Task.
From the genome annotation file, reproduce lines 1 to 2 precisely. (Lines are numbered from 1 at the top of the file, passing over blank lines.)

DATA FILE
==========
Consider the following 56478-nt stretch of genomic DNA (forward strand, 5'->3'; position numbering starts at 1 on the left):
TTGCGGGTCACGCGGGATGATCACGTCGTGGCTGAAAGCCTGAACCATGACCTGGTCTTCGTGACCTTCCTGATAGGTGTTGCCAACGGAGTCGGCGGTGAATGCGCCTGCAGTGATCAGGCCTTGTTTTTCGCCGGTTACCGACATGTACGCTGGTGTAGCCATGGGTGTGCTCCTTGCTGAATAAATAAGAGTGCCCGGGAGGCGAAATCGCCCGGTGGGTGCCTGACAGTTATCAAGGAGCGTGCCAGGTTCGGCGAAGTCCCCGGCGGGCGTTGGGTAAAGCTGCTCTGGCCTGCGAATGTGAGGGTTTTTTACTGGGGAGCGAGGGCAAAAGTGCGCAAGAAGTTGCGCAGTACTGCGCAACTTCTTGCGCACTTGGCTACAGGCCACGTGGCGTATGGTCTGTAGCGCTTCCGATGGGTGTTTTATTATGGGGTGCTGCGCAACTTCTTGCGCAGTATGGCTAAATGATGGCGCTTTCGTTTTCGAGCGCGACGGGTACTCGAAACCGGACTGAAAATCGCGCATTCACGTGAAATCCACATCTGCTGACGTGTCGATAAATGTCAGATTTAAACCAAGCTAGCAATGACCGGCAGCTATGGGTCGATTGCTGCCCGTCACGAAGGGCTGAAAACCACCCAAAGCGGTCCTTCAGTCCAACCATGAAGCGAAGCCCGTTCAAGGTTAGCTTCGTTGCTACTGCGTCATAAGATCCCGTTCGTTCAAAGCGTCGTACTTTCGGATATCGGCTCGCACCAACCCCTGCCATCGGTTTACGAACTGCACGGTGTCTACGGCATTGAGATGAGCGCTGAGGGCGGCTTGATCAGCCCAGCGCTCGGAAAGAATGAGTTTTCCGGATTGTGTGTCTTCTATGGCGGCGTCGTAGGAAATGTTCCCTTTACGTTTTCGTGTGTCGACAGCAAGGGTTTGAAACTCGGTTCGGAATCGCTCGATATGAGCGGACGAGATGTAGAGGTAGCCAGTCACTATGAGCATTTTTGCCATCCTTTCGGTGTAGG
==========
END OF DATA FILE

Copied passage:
Consider the following 56478-nt stretch of genomic DNA (forward strand, 5'->3'; position numbering starts at 1 on the left):
TTGCGGGTCACGCGGGATGATCACGTCGTGGCTGAAAGCCTGAACCATGACCTGGTCTTCGTGACCTTCCTGATAGGTGTTGCCAACGGAGTCGGCGGTGAATGCGCCTGCAGTGATCAGGCCTTGTTTTTCGCCGGTTACCGACATGTACGCTGGTGTAGCCATGGGTGTGCTCCTTGCTGAATAAATAAGAGTGCCCGGGAGGCGAAATCGCCCGGTGGGTGCCTGACAGTTATCAAGGAGCGTGCCAGGTTCGGCGAAGTCCCCGGCGGGCGTTGGGTAAAGCTGCTCTGGCCTGCGAATGTGAGGGTTTTTTACTGGGGAGCGAGGGCAAAAGTGCGCAAGAAGTTGCGCAGTACTGCGCAACTTCTTGCGCACTTGGCTACAGGCCACGTGGCGTATGGTCTGTAGCGCTTCCGATGGGTGTTTTATTATGGGGTGCTGCGCAACTTCTTGCGCAGTATGGCTAAATGATGGCGCTTTCGTTTTCGAGCGCGACGGGTACTCGAAACCGGACTGAAAATCGCGCATTCACGTGAAATCCACATCTGCTGACGTGTCGATAAATGTCAGATTTAAACCAAGCTAGCAATGACCGGCAGCTATGGGTCGATTGCTGCCCGTCACGAAGGGCTGAAAACCACCCAAAGCGGTCCTTCAGTCCAACCATGAAGCGAAGCCCGTTCAAGGTTAGCTTCGTTGCTACTGCGTCATAAGATCCCGTTCGTTCAAAGCGTCGTACTTTCGGATATCGGCTCGCACCAACCCCTGCCATCGGTTTACGAACTGCACGGTGTCTACGGCATTGAGATGAGCGCTGAGGGCGGCTTGATCAGCCCAGCGCTCGGAAAGAATGAGTTTTCCGGATTGTGTGTCTTCTATGGCGGCGTCGTAGGAAATGTTCCCTTTACGTTTTCGTGTGTCGACAGCAAGGGTTTGAAACTCGGTTCGGAATCGCTCGATATGAGCGGACGAGATGTAGAGGTAGCCAGTCACTATGAGCATTTTTGCCATCCTTTCGGTGTAGG